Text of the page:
Slow Playing in Poker

Slow playing is one of the many strategies used by a poker player to encourage the other players to invest their poker chips in the pot before the player reveals their killer hand and claims the pot.

Is slow playing a good tactic? Well, the slow play strategy can be very effective when it is properly executed, however, if it is not implemented in the right way and under the right circumstances it can lead to a chip massacre. Many inexperienced players attempt it at the wrong time, missing out on lots of value or worse still losing a pot they had no right to lose because they didn’t protect their hand.

When is good to slow play? In order to know when slow play is the right move to make and when it is not the right move to make the poker player needs to learn how a slow play should be executed.

The slow play is often initiated by an early position player who has a great hand but doesn’t want to give that fact away to late position players. To conceal the true strength of their hand they will limp into the preflop with a call to the blinds. After the flop has been revealed the early position player can raise or re-raise the remaining players in the game if their hand has improved or if they see that the other player are undecided about how aggressively they should play.

Late position players can also use the slow play during the preflop to entice the other players to invest more money in the community pot before making their aggressive bets. The slow play from late position is not as common as the slow play from the early position because the late position player has a lot more information about the other players then the early position players do, and because of this they have an advantage that they can use to steal blinds and antes without relying on the slow play, which may not be as effective as other betting strategies used with late position advantages.

The late position player can slow play the preflop by calling the blind, and limping into the preflop, and then make their move on the flop, turn, or river depending on how eager the other players are to add value to the pot, or how quickly they get scared off by the community cards and the other players’ betting strategies.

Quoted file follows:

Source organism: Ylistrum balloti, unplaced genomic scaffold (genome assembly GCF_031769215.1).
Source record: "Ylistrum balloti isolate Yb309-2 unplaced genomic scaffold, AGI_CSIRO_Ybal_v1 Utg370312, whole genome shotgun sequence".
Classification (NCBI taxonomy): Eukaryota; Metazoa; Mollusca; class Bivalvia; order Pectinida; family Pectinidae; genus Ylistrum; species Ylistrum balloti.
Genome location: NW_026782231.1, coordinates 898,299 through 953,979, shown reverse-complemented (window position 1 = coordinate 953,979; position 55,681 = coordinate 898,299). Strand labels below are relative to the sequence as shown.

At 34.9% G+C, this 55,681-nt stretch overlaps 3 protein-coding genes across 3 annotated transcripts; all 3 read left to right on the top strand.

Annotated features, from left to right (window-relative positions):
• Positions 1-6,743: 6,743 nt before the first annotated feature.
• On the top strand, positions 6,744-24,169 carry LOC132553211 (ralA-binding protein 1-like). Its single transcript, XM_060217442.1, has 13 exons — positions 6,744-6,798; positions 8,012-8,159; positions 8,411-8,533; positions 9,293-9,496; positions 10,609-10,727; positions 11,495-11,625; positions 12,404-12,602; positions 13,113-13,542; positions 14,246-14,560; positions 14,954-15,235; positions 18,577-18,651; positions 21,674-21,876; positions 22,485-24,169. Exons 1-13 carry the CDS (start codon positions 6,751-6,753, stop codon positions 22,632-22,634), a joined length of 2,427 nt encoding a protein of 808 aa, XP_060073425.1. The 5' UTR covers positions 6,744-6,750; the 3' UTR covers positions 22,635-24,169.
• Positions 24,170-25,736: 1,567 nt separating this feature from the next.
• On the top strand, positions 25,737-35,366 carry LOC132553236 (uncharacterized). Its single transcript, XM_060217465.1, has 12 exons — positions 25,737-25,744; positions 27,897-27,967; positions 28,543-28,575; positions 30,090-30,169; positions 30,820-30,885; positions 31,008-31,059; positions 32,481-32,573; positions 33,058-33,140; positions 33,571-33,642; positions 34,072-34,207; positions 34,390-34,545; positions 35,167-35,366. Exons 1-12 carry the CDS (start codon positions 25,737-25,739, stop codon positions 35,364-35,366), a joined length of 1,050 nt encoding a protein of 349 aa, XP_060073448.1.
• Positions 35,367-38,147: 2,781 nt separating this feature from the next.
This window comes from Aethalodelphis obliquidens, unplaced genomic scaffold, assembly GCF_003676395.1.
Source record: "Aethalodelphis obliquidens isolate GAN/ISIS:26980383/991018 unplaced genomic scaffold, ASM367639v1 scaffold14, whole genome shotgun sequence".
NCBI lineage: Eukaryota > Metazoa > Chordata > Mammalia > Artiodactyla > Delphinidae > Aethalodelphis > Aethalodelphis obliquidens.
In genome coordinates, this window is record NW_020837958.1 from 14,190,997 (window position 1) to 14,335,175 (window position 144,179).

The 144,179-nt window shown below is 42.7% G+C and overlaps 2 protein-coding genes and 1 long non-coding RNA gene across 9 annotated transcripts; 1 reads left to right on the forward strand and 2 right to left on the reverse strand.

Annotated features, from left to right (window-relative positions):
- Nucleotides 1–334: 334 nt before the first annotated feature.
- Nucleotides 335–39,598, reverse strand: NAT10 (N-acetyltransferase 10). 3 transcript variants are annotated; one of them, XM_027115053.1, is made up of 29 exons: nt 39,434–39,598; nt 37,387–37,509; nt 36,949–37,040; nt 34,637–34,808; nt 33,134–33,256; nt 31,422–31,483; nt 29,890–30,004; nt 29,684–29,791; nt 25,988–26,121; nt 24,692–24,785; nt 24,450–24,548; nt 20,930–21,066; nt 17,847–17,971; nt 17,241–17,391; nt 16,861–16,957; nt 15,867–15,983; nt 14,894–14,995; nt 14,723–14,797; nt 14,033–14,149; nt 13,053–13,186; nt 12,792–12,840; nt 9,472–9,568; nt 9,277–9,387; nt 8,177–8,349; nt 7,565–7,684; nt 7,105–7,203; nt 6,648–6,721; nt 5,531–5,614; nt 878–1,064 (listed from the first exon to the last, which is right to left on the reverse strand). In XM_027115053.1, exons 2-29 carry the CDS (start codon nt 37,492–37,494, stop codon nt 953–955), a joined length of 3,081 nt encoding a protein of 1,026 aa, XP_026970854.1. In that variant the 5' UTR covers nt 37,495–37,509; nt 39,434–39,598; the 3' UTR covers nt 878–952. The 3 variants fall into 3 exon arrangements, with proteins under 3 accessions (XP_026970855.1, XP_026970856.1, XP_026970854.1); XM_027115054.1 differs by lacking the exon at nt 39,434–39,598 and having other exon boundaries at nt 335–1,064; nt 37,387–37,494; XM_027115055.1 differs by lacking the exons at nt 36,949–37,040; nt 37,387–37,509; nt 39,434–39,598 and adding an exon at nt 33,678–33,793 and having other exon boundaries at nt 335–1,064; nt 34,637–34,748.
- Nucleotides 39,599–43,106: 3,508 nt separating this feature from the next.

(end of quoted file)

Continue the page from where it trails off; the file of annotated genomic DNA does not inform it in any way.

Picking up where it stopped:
Let me guide you through a hand I played recently in a $25 live poker tournament as an example.

It was the middle stage of the tournament with stack sizes in the 15-40 big blind range. This hand occurred with blinds at 500/1000 chips. An early position player limped in, two players behind him called and I called with pocket fours on the button. The small blind folds and we see a flop 5 handed.

Bingo Jc 4d 2h. The action checked to me and it seemed pretty clear no other player caught a piece of the flop so I checked.

The turn came Qc. The early position player who initially limped into the pot bet 3,000 chips. The two players behind him call so it seemed pretty obvious at least one player had a queen in their hand. However, the turn card also brought the flush draw and straight draw so it’s very likely one of the callers is on a draw hoping to hit and win a big pot on the river. With the information I had I decided to move all-in for around 25,000 and eventually got called from a player with Tc9c so they had an open ended straight draw and I had to fade a lot of outs.

Luckily the river was a 9d so all the draws missed and I won a huge pot that put me in a good position to win the poker tournament. Had I bet on the flop when I flopped a set I likely would have gotten every player to fold, managing to win only a small pot.

While slow playing in poker can be a very effective strategy to use in a poker tournament or in a cash game, inexperienced players who try to use this strategy sometimes make mistakes that hurt their game instead of helping it. One of the biggest mistakes that inexperienced poker players make when trying the slow play is waiting too long to make a strong move or choose to slow play on the wrong boards where a monster hand is still vulnerable to getting beat.

A problem with waiting too long before making a strong move that will entice the other players to fold is that it gives the other players the opportunity to build a stronger hand than the slow player has. As more community cards are revealed the slow player’s opponents have more chances to build a stronger hand, and they have more information about the potential hand that the slow player has.

If your hand is vulnerable on a draw heavy board with many players involved in the pot, then it’s very likely a player is on some kind of draw, and the slow play allows the flop and turn to be revealed and an opportunity for your opponent to catch up without investing more into the hand. So you really need to consider the board texture when deciding whether or not you should slow play in a poker tournament.